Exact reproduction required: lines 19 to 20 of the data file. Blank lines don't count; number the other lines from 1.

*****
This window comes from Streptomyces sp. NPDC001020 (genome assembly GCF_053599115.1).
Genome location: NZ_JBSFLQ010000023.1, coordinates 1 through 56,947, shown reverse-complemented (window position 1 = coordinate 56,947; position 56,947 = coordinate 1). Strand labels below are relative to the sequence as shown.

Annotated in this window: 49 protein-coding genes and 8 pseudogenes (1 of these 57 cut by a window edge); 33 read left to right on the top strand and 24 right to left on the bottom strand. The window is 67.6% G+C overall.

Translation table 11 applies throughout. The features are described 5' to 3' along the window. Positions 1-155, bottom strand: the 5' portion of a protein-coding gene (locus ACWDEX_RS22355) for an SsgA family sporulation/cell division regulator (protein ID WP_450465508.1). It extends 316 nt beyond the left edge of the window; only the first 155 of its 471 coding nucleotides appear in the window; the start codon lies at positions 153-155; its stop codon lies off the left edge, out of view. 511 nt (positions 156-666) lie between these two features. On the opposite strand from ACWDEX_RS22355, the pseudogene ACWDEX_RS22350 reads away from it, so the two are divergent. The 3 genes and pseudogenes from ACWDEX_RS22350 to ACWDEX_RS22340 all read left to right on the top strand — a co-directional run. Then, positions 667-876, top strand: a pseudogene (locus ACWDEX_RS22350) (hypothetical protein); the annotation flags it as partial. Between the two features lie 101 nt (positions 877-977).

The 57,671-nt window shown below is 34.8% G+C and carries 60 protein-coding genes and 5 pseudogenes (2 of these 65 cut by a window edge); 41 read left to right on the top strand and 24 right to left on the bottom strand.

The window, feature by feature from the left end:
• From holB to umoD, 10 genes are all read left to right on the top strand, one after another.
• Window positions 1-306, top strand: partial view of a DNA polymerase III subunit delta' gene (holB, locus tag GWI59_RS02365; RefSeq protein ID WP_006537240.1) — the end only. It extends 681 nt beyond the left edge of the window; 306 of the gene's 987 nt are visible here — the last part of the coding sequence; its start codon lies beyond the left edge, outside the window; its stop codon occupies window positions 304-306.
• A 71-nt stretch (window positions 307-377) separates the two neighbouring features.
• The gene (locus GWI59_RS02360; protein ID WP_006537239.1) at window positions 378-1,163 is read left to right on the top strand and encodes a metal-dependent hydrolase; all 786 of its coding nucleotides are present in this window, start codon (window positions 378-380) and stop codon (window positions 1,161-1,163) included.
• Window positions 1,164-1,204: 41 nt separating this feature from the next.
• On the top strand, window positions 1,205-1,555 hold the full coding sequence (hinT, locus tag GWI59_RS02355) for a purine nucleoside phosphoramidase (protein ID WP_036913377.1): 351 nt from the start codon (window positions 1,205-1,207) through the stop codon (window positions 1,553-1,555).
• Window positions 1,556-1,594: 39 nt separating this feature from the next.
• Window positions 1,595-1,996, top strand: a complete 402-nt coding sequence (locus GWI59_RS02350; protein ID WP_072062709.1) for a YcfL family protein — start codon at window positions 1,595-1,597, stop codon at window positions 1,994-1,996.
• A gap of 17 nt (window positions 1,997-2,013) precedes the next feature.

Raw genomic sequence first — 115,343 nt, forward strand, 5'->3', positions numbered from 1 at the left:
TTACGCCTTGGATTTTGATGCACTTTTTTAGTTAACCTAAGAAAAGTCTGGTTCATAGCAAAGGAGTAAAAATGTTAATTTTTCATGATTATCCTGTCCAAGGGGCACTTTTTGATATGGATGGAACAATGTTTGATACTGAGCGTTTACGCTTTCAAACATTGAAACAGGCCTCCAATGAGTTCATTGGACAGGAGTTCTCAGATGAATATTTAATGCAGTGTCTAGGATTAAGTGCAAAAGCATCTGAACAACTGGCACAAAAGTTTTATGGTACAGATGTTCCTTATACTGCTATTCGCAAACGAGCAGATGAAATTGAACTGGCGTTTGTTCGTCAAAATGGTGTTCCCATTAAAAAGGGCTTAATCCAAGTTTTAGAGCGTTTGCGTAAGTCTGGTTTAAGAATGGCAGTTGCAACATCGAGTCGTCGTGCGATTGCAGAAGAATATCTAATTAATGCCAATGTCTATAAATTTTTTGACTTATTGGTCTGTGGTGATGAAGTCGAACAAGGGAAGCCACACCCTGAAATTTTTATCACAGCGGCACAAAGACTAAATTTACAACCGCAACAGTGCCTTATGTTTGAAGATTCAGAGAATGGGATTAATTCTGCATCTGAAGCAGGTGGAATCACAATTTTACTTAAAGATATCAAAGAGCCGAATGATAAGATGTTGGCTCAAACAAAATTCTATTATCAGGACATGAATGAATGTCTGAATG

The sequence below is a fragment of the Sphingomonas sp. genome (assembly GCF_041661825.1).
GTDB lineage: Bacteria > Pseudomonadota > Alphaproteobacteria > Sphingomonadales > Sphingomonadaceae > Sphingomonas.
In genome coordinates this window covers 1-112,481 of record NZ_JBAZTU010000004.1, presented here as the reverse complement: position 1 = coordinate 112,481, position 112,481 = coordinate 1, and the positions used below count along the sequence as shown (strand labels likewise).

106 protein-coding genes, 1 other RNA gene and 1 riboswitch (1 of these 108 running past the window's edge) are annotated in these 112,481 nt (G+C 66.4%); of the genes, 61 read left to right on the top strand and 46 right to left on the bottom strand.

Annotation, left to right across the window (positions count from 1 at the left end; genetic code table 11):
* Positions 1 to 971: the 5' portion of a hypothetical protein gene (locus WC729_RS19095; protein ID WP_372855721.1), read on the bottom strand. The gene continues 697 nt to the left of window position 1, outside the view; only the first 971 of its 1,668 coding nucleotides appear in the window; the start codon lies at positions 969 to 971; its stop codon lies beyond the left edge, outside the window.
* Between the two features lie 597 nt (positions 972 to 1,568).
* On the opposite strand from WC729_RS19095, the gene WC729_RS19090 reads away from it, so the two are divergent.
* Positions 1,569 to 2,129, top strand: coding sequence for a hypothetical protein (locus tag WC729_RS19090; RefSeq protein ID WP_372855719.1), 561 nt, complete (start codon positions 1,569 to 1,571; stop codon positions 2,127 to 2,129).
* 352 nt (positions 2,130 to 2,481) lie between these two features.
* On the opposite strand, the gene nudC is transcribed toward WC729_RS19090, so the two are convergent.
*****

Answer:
GTDB lineage: Bacteria > Pseudomonadota > Alphaproteobacteria > Sphingomonadales > Sphingomonadaceae > Sphingomonas.
In genome coordinates this window covers 1-112,481 of record NZ_JBAZTU010000004.1, presented here as the reverse complement: position 1 = coordinate 112,481, position 112,481 = coordinate 1, and the positions used below count along the sequence as shown (strand labels likewise).